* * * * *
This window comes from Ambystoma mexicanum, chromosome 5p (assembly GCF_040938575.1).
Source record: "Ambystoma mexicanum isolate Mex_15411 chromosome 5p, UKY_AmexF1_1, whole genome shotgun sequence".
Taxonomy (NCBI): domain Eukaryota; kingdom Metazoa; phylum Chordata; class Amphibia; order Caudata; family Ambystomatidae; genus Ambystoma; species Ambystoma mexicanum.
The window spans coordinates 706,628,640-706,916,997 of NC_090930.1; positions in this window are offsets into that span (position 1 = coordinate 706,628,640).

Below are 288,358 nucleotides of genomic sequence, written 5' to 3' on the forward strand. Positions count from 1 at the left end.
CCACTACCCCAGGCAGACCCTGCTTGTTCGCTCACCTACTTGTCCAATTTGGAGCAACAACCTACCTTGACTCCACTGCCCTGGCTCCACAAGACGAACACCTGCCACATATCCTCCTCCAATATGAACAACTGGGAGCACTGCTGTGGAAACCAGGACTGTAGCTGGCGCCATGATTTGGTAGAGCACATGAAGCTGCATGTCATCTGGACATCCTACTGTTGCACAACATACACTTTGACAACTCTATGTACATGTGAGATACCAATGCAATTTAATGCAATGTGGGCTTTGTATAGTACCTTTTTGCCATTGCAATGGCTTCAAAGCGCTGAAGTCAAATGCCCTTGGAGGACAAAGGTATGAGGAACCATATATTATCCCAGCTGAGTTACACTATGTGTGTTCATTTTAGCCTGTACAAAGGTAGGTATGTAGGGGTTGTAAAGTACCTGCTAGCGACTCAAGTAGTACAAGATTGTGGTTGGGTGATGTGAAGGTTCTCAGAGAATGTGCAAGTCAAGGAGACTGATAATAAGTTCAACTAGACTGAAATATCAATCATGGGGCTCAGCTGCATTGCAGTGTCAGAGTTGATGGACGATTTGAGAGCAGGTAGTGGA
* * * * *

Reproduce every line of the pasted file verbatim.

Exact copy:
This window comes from Ambystoma mexicanum, chromosome 5p (assembly GCF_040938575.1).
Source record: "Ambystoma mexicanum isolate Mex_15411 chromosome 5p, UKY_AmexF1_1, whole genome shotgun sequence".
Taxonomy (NCBI): domain Eukaryota; kingdom Metazoa; phylum Chordata; class Amphibia; order Caudata; family Ambystomatidae; genus Ambystoma; species Ambystoma mexicanum.
The window spans coordinates 706,628,640-706,916,997 of NC_090930.1; positions in this window are offsets into that span (position 1 = coordinate 706,628,640).

Below are 288,358 nucleotides of genomic sequence, written 5' to 3' on the forward strand. Positions count from 1 at the left end.
CCACTACCCCAGGCAGACCCTGCTTGTTCGCTCACCTACTTGTCCAATTTGGAGCAACAACCTACCTTGACTCCACTGCCCTGGCTCCACAAGACGAACACCTGCCACATATCCTCCTCCAATATGAACAACTGGGAGCACTGCTGTGGAAACCAGGACTGTAGCTGGCGCCATGATTTGGTAGAGCACATGAAGCTGCATGTCATCTGGACATCCTACTGTTGCACAACATACACTTTGACAACTCTATGTACATGTGAGATACCAATGCAATTTAATGCAATGTGGGCTTTGTATAGTACCTTTTTGCCATTGCAATGGCTTCAAAGCGCTGAAGTCAAATGCCCTTGGAGGACAAAGGTATGAGGAACCATATATTATCCCAGCTGAGTTACACTATGTGTGTTCATTTTAGCCTGTACAAAGGTAGGTATGTAGGGGTTGTAAAGTACCTGCTAGCGACTCAAGTAGTACAAGATTGTGGTTGGGTGATGTGAAGGTTCTCAGAGAATGTGCAAGTCAAGGAGACTGATAATAAGTTCAACTAGACTGAAATATCAATCATGGGGCTCAGCTGCATTGCAGTGTCAGAGTTGATGGACGATTTGAGAGCAGGTAGTGGA